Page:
Initial symptoms are not specific to ALL, but worsen to the point that medical help is sought. They result from the lack of normal and healthy blood cells because they are crowded out by malignant and immature leukocytes (white blood cells).

Therefore, people with ALL experience symptoms from malfunctioning of their erythrocytes (red blood cells), leukocytes, and platelets. Laboratory tests that might show abnormalities include blood count tests, renal function tests, electrolyte tests, and liver enzyme tests

The signs and symptoms of ALL are variable but follow from bone marrow replacement and/or organ infiltration.

  • Generalized weakness and fatigue
  • Anemia
  • Dizziness
  • Frequent or unexplained fever and infection
  • Weight loss and/or loss of appetite
  • Excessive and unexplained bruising
  • Bone pain, joint pain (caused by the spread of “blast” cells to the surface of the bone or into the joint from the marrow cavity)
  • Breathlessness
  • Enlarged lymph nodes, liver and/or spleen
  • Pitting edema (swelling) in the lower limbs and/or abdomen
  • Petechiae, which are tiny red spots or lines in the skin due to low platelet levels

Causes

Functional germline mutations of some cancer-related genes have been found in familial ALL or enriched in radic cases (e.g., PAX5, ETV6 and CDKN2A) accounting for ALL susceptibility for a small proportion of people, while large genome wide association studies revealed multiple inherited predisposition to ALL risk, including single nucleotide polymorphisms (SNPs) at ARID5B, IKZF1, CEBPE, PIP4K2A, GATA3, and CDKN2A loci among diverse populations.Epidemiological studies suggest that environmental factors on their own make only a minor contribution to disease risk, but environmental factors may interact with genetics.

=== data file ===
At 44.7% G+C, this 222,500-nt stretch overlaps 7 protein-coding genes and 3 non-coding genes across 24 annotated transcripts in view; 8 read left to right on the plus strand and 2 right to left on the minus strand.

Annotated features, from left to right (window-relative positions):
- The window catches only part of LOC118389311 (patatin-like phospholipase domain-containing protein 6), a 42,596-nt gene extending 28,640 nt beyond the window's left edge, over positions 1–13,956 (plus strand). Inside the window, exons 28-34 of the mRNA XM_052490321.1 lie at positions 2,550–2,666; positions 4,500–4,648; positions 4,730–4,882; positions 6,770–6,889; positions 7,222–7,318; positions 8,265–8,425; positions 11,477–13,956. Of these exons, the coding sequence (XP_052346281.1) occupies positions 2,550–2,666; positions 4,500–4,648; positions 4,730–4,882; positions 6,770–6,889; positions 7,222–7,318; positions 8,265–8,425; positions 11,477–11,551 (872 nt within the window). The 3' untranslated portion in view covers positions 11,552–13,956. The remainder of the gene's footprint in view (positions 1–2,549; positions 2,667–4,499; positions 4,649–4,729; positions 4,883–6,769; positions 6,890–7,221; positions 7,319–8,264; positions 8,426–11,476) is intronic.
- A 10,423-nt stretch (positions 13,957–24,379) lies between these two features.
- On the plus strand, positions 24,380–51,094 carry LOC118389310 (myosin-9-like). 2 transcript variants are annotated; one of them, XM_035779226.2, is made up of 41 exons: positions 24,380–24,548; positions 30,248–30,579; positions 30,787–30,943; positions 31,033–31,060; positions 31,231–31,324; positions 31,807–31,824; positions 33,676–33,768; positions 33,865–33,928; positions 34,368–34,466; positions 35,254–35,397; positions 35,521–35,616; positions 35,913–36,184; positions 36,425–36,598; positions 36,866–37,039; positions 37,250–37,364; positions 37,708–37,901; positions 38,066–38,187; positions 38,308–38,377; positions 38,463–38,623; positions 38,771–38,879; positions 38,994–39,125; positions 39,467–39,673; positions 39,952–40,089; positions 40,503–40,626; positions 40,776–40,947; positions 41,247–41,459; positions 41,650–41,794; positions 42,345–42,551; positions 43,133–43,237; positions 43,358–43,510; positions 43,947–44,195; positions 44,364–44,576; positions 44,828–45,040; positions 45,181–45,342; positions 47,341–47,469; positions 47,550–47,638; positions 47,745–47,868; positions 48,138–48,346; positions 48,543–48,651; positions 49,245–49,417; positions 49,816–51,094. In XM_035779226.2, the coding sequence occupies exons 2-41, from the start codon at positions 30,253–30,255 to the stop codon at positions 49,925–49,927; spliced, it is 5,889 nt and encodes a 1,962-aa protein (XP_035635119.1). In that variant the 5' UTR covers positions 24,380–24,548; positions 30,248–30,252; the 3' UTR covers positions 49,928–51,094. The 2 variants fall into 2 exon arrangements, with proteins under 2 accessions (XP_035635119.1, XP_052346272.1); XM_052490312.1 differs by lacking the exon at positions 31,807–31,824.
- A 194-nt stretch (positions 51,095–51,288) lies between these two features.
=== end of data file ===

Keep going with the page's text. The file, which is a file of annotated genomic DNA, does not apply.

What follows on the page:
Genome-wide association studies have found associations with a number of genetic single-nucleotide polymorphisms, including ARID5B, IKZF1 and CEBPE.

There is an increased incidence in people with Down syndrome, Fanconi anemia, Bloom syndrome, ataxia telangiectasia, X-linked agammaglobulinemia, and severe combined immunodeficiency. There is an increased risk in people with a family history of autoimmune diseases, particularly autoimmune thyroid diseases (namely Graves’ disease or Hashimoto’s thyroiditis).

Pathophysiology

In general, cancer is caused by damage to DNA that leads to uncontrolled cellular growth and spreads throughout the body, either by increasing chemical signals that cause growth or by interrupting chemical signals that control growth.